Flandreau Loses Science Teacher to Minnesota’s Moral Wages

Legalizing pot won’t solve the teacher shortage. The Flandreau Public Schools are short a science teacher because they can’t pay enough to keep Chelsey Loney from leaving for a comparable job in Minnesota:

Chelsey Loney, another South Dakota teacher lost to Minnesota's better pay
Chelsey Loney, another South Dakota teacher lost to Minnesota’s better pay

“There are two main reasons for my departure,” Loney wrote in her letter to the school board. “The first is to be closer to family … The other reason is the substantial pay increase teachers of other states receive. Unfortunately, until salary increases occur in Flandreau and statewide, resignations like mine will be a routine occurrence. Geographically, professionally, and financially this opportunity could not be passed up” [Carleen Wild, “How to Hold on to Good People,” Moody County Enterprise, 2015.07.07].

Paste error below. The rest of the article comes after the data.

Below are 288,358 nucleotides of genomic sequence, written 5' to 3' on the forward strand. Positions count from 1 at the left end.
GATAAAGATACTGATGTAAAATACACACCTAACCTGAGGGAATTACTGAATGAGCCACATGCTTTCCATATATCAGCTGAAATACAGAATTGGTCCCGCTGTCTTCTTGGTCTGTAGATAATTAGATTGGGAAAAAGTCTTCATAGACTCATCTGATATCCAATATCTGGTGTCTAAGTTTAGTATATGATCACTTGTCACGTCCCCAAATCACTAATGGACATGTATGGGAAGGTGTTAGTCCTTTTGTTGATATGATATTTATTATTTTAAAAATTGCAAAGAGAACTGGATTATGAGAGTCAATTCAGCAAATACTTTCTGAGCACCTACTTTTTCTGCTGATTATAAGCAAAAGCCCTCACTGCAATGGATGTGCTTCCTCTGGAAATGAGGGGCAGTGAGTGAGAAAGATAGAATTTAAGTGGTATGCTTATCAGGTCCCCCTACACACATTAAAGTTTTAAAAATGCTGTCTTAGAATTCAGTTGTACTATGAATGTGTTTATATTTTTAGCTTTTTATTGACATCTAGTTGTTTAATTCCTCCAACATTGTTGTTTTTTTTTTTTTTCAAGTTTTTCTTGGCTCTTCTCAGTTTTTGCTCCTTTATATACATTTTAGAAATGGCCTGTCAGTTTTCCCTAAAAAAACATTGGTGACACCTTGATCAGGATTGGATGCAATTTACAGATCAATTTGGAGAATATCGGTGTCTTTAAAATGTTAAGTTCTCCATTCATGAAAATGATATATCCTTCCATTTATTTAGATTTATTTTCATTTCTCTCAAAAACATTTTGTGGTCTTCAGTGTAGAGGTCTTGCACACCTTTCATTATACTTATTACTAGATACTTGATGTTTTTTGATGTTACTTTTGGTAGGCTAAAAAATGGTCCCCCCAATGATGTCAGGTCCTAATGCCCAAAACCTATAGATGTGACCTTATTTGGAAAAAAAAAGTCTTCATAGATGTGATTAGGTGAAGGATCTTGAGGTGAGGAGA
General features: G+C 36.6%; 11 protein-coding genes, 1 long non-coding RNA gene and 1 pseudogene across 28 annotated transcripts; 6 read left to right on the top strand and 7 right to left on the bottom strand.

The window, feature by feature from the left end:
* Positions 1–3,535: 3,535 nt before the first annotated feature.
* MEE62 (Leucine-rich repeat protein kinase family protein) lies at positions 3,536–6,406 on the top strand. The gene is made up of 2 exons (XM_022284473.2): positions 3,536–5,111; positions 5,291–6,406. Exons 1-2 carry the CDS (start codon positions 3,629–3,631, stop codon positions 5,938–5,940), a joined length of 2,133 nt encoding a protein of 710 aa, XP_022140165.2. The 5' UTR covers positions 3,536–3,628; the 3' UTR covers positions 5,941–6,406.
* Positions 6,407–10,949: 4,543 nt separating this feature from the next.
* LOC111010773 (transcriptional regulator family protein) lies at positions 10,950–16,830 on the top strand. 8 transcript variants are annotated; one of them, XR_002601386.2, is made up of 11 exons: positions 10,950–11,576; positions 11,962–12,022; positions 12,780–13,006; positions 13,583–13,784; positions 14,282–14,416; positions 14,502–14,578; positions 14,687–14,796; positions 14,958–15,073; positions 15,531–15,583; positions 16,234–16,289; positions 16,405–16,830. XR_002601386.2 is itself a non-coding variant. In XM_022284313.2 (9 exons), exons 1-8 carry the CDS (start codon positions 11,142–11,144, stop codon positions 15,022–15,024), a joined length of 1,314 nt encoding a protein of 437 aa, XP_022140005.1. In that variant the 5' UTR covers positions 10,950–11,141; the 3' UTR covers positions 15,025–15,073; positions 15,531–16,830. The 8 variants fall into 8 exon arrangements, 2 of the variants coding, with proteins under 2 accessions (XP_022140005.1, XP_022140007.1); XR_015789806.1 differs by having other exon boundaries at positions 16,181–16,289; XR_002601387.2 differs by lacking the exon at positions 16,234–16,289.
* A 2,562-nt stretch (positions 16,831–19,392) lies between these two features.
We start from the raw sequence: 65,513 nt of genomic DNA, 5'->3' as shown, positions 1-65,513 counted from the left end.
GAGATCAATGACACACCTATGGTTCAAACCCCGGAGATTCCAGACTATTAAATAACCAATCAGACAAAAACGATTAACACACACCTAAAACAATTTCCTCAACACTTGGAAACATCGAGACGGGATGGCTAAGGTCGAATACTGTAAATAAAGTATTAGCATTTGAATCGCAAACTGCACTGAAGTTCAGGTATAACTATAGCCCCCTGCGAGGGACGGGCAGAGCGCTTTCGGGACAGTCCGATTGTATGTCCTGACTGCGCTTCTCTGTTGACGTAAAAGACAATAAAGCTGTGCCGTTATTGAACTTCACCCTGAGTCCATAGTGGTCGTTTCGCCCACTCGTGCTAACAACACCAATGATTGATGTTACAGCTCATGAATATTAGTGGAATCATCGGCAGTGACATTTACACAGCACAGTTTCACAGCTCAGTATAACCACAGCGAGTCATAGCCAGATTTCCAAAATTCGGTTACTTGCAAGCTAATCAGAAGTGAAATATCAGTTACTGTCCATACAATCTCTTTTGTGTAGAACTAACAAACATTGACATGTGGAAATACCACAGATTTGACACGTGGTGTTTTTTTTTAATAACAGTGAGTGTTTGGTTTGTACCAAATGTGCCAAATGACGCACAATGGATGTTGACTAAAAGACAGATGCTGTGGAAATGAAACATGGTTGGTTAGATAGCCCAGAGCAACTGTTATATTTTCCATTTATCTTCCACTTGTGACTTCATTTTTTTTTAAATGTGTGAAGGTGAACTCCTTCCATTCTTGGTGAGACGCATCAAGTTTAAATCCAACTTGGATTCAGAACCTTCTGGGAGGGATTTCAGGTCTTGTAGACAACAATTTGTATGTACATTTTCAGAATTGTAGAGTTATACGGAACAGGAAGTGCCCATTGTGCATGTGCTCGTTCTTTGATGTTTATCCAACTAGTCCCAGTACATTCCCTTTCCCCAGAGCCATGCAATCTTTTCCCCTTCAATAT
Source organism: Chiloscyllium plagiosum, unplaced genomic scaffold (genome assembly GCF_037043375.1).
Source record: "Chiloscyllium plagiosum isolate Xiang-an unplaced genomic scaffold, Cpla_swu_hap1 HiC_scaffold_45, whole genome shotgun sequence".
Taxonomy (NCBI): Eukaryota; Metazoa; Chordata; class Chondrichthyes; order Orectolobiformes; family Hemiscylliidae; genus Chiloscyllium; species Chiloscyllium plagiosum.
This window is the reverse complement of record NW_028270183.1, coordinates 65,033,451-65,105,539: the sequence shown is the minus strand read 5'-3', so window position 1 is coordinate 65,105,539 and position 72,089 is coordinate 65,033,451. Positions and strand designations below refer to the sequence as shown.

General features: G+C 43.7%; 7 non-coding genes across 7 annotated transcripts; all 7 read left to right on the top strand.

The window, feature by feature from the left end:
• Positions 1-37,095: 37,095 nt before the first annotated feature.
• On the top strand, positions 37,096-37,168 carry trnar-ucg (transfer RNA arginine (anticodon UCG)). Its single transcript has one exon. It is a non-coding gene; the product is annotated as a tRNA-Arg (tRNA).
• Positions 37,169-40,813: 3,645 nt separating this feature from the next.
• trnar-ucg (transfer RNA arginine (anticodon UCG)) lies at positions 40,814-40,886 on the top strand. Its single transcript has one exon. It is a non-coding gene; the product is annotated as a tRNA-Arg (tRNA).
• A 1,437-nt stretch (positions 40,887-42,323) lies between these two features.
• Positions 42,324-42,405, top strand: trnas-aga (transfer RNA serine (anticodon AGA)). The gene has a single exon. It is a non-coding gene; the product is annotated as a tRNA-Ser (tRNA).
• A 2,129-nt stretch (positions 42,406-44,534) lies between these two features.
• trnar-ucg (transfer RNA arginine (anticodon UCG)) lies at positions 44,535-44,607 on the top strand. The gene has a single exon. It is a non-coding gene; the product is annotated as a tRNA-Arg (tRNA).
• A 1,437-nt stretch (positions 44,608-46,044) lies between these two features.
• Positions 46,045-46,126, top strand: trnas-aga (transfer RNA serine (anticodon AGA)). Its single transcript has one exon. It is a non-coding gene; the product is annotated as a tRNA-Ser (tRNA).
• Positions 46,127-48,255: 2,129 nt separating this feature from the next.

Average teacher pay in South Dakota: $40,023. Average teacher pay in Minnesota: $54,752. Average boost for teachers like Loney jumping the border: 36.8%, $14,729, enough to cover a 30-year mortgage on a $200K house (median home value in Minnesota: $187,000). Flandreau was able to get Loney to ignore those economics for just two years.

Neighboring Colman-Egan has no openings at the moment, but low pay is making it hard for them to recruit teachers and support staff:

Superintendent Tracey Olson feels confident they have all positions filled at Colman-Egan, however, “I know that I have a couple of teachers looking elsewhere due to the high cost of insurance here and the pay. Late resignations after July 1st always put us in a bind more-so than an early one. We have more challenges than just the teaching staff. We are also short a custodian and a bus driver. When applicants find out the salary they are no longer interested” [Wild, 2015.07.07].